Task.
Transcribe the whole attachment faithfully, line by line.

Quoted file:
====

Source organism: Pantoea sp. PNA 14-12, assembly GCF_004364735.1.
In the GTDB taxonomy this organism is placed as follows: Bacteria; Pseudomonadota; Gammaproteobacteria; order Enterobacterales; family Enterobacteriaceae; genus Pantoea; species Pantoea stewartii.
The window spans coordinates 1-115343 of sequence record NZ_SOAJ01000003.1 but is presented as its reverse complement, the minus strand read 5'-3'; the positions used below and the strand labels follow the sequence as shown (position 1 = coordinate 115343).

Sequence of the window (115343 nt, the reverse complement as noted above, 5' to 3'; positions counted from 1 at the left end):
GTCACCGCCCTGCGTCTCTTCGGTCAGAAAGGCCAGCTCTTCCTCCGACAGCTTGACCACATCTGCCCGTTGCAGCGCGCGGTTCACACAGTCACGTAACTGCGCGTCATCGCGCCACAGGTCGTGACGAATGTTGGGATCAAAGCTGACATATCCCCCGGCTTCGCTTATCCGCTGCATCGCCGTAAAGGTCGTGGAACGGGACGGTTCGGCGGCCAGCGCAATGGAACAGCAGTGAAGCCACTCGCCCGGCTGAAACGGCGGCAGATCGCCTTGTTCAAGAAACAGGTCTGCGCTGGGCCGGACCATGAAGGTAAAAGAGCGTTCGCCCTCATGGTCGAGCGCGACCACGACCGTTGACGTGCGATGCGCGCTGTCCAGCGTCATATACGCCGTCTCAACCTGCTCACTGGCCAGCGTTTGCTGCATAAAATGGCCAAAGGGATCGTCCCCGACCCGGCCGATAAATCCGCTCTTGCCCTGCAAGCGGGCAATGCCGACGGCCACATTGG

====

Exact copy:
Source organism: Pantoea sp. PNA 14-12, assembly GCF_004364735.1.
In the GTDB taxonomy this organism is placed as follows: Bacteria; Pseudomonadota; Gammaproteobacteria; order Enterobacterales; family Enterobacteriaceae; genus Pantoea; species Pantoea stewartii.
The window spans coordinates 1-115343 of sequence record NZ_SOAJ01000003.1 but is presented as its reverse complement, the minus strand read 5'-3'; the positions used below and the strand labels follow the sequence as shown (position 1 = coordinate 115343).

Sequence of the window (115343 nt, the reverse complement as noted above, 5' to 3'; positions counted from 1 at the left end):
GTCACCGCCCTGCGTCTCTTCGGTCAGAAAGGCCAGCTCTTCCTCCGACAGCTTGACCACATCTGCCCGTTGCAGCGCGCGGTTCACACAGTCACGTAACTGCGCGTCATCGCGCCACAGGTCGTGACGAATGTTGGGATCAAAGCTGACATATCCCCCGGCTTCGCTTATCCGCTGCATCGCCGTAAAGGTCGTGGAACGGGACGGTTCGGCGGCCAGCGCAATGGAACAGCAGTGAAGCCACTCGCCCGGCTGAAACGGCGGCAGATCGCCTTGTTCAAGAAACAGGTCTGCGCTGGGCCGGACCATGAAGGTAAAAGAGCGTTCGCCCTCATGGTCGAGCGCGACCACGACCGTTGACGTGCGATGCGCGCTGTCCAGCGTCATATACGCCGTCTCAACCTGCTCACTGGCCAGCGTTTGCTGCATAAAATGGCCAAAGGGATCGTCCCCGACCCGGCCGATAAATCCGCTCTTGCCCTGCAAGCGGGCAATGCCGACGGCCACATTGG